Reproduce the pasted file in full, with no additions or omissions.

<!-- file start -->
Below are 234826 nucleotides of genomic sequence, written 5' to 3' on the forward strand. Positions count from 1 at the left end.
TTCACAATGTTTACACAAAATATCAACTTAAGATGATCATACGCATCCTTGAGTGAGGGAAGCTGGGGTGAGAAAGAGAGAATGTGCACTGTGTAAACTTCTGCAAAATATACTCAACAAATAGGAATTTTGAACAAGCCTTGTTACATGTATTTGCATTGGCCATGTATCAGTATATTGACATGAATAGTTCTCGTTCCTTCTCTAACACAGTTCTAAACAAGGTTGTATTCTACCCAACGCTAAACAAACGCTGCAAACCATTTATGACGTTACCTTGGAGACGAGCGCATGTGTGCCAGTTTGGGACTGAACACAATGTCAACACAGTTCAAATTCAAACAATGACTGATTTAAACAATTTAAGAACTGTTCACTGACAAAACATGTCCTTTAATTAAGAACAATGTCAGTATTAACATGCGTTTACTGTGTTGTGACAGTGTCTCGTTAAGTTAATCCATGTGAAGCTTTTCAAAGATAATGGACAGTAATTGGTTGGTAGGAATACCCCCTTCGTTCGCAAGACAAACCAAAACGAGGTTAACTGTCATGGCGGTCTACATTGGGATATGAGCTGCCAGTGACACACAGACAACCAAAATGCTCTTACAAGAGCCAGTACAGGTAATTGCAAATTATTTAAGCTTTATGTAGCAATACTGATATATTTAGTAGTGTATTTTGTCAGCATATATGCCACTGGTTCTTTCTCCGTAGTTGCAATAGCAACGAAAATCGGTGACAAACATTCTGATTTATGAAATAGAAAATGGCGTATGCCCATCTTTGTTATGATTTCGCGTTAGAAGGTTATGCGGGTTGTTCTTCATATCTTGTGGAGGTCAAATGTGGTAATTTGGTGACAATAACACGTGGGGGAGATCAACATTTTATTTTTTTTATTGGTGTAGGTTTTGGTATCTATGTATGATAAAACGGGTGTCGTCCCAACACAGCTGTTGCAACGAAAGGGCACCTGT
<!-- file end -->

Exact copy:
Below are 234826 nucleotides of genomic sequence, written 5' to 3' on the forward strand. Positions count from 1 at the left end.
TTCACAATGTTTACACAAAATATCAACTTAAGATGATCATACGCATCCTTGAGTGAGGGAAGCTGGGGTGAGAAAGAGAGAATGTGCACTGTGTAAACTTCTGCAAAATATACTCAACAAATAGGAATTTTGAACAAGCCTTGTTACATGTATTTGCATTGGCCATGTATCAGTATATTGACATGAATAGTTCTCGTTCCTTCTCTAACACAGTTCTAAACAAGGTTGTATTCTACCCAACGCTAAACAAACGCTGCAAACCATTTATGACGTTACCTTGGAGACGAGCGCATGTGTGCCAGTTTGGGACTGAACACAATGTCAACACAGTTCAAATTCAAACAATGACTGATTTAAACAATTTAAGAACTGTTCACTGACAAAACATGTCCTTTAATTAAGAACAATGTCAGTATTAACATGCGTTTACTGTGTTGTGACAGTGTCTCGTTAAGTTAATCCATGTGAAGCTTTTCAAAGATAATGGACAGTAATTGGTTGGTAGGAATACCCCCTTCGTTCGCAAGACAAACCAAAACGAGGTTAACTGTCATGGCGGTCTACATTGGGATATGAGCTGCCAGTGACACACAGACAACCAAAATGCTCTTACAAGAGCCAGTACAGGTAATTGCAAATTATTTAAGCTTTATGTAGCAATACTGATATATTTAGTAGTGTATTTTGTCAGCATATATGCCACTGGTTCTTTCTCCGTAGTTGCAATAGCAACGAAAATCGGTGACAAACATTCTGATTTATGAAATAGAAAATGGCGTATGCCCATCTTTGTTATGATTTCGCGTTAGAAGGTTATGCGGGTTGTTCTTCATATCTTGTGGAGGTCAAATGTGGTAATTTGGTGACAATAACACGTGGGGGAGATCAACATTTTATTTTTTTTATTGGTGTAGGTTTTGGTATCTATGTATGATAAAACGGGTGTCGTCCCAACACAGCTGTTGCAACGAAAGGGCACCTGT